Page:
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Books to Celebrate Black History Month

Jan 31, 2020    |   Celebrating DiversityChildren’s Books

February is Black History Month. This celebration was initially introduced as National Negro History Week in 1926, in an effort to raise awareness of the contributions of African Americans to US history, and was expanded to a full month in the 1970s. This month provides an opportunity to celebrate, discuss, and learn from stories written by Black authors, about Black heritage and the historic impact of Black men and women in America.

This month also reminds us of the ongoing need to curate our classrooms with books and materials that are representative of our diverse communities. The books in this list are excellent ways to facilitate conversations about Black history, but the conversations don’t need to stop at the end of the month — these books can stay in your library all year long!

Books for Preschoolers

Mae Among the Stars

Written by Roda Ahmed and illustrated by Stasia Burrington

This book shares the story of Mae Jemison, the first African American woman to travel in space. Starting with her childhood dreams of being an astronaut and ending with her success at NASA, this story is an inspiring read for young children.


Hey Black Child

Written by Useni Eugene Perkins and illustrated by Bryan Collier

This story’s message is shared in an empowering poem, written by Useni Eugene Perkins in 1975. The book is optimistic, inspiring, and hopeful as it celebrates Black children and their potential. The bright illustrations match positive text that seeks to inspire all young readers to dream big and reminds them that they have the ability to accomplish great things.

Little Leaders: Bold Women in Black History

Written by Vashti Harrison

Featuring forty trailblazing Black women in American history, Little Leaders educates and inspires young readers with stories of black women who broke boundaries and made history. Through the sweet illustrations and thought-provoking stories, young children find heroes and role models who helped to make the world a better place for generations to come.

Books for Pre-K

These Hands

Written by Margaret H. Mason and illustrated by Floyd Cooper

This beautifully illustrated story explores the legacy of a grandfather and his fight against discrimination in the 1950s and 60s. This touching story of the love between a grandfather and his grandson uses simple, gentle language to explore a deeply and emotionally moving topic with young readers.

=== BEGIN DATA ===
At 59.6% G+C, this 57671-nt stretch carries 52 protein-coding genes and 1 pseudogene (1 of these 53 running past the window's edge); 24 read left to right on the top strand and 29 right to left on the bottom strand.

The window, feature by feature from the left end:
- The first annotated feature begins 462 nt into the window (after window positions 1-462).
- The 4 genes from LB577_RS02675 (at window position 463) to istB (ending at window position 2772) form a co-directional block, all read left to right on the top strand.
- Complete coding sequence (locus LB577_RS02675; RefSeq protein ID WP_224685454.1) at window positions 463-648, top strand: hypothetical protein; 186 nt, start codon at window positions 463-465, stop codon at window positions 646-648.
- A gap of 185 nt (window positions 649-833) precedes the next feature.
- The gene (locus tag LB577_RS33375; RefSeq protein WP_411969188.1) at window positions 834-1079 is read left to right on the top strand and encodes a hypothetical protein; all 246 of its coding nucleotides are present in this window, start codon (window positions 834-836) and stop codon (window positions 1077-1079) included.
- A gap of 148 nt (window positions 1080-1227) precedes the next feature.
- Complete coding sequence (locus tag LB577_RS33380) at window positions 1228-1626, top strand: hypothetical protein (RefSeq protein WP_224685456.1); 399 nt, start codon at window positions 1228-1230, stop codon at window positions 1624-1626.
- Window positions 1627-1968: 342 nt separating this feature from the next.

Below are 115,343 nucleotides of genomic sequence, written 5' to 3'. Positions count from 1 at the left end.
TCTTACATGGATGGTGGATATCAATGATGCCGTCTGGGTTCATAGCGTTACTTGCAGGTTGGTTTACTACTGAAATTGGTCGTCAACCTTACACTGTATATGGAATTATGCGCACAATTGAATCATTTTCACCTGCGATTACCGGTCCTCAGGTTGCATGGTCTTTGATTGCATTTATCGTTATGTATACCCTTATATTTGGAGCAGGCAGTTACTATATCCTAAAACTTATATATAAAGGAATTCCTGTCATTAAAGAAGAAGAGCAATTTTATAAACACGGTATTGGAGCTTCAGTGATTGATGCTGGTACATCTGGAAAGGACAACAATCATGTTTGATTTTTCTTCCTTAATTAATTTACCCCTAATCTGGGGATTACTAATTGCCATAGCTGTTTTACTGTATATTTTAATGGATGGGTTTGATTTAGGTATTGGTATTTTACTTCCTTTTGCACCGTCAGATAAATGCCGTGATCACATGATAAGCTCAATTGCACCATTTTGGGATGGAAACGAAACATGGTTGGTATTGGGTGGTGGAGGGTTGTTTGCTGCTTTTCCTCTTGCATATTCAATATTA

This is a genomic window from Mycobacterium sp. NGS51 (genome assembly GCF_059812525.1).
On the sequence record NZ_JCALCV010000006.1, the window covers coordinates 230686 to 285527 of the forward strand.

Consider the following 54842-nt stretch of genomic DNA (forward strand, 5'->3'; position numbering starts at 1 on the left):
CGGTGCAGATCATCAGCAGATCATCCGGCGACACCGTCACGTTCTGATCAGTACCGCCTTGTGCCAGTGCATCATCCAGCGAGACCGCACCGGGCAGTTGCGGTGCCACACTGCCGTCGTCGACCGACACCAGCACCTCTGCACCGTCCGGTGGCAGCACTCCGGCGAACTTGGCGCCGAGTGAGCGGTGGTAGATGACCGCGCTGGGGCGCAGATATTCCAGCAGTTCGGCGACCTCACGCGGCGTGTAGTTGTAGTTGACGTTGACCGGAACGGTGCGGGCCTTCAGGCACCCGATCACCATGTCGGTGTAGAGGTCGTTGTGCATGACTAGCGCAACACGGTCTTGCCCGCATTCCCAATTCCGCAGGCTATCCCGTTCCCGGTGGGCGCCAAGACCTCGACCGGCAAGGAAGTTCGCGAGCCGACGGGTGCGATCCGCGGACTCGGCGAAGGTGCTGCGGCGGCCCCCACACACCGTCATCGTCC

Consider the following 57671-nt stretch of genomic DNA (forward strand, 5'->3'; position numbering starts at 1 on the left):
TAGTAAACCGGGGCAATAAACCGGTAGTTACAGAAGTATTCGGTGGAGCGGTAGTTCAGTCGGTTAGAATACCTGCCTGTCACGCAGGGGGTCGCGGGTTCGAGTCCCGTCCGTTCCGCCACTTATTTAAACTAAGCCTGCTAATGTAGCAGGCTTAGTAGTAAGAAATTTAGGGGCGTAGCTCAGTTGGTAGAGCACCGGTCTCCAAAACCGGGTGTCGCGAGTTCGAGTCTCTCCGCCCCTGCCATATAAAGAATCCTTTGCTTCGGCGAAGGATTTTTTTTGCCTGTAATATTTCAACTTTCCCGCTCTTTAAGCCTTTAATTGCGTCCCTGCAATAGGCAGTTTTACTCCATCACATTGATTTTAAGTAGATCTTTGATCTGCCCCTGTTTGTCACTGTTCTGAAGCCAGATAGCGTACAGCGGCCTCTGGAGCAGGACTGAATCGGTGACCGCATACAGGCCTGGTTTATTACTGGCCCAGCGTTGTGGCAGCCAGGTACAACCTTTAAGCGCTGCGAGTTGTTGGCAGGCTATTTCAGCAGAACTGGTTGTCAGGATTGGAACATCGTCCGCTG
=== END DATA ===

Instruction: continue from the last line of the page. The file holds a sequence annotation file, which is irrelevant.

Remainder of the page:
Hidden Figures: The True Story of Four Black Women and the Space Race

Written by Margot Lee Shetterly and illustrated by Laura Freeman

This book tells the story of Dorothy Vaughan, Mary Jackson, Katherine Johnson, and Christine Darden, who provided the calculations for America’s first journeys into space. This book’s story of four women with an incredible gift for math and science is a great read to inspire young children’s interest in STEM learning!

Preaching to the Chickens: The Story of Young John Lewis

Written by Jabari Asim and illustrated by E. B. Lewis

This book offers a glimpse into the childhood of John Lewis, a Civil Rights leader and important figure in American history. The story explores John’s desire to be a preacher when he grew up and how he practiced his leadership and speaking skills by preaching to a flock of chickens on his family farm.

Board Books for Infants and Toddlers

Dream Big, Little One

Written by Vashti Harrison

Featuring 18 trailblazing Black women in American history, this book is a board book adaptation of Little Leaders: Bold Women in Black History. Learn about heroes, role models, and everyday women who did extraordinary things to make the world better for generations of girls and women to come.

I Look Up To…Michelle Obama

Written by Anna Membrino and illustrated by Fatti Burke

This board book explores Michelle Obama in a simply illustrated story. The text is easy to share with young readers and includes quotes from Michelle. If you and your little ones enjoy this book, you might check out some of the author’s other stories of inspiring Black women, I Look Up to…Serena Wiliams and I Look Up to…Oprah Winfrey.

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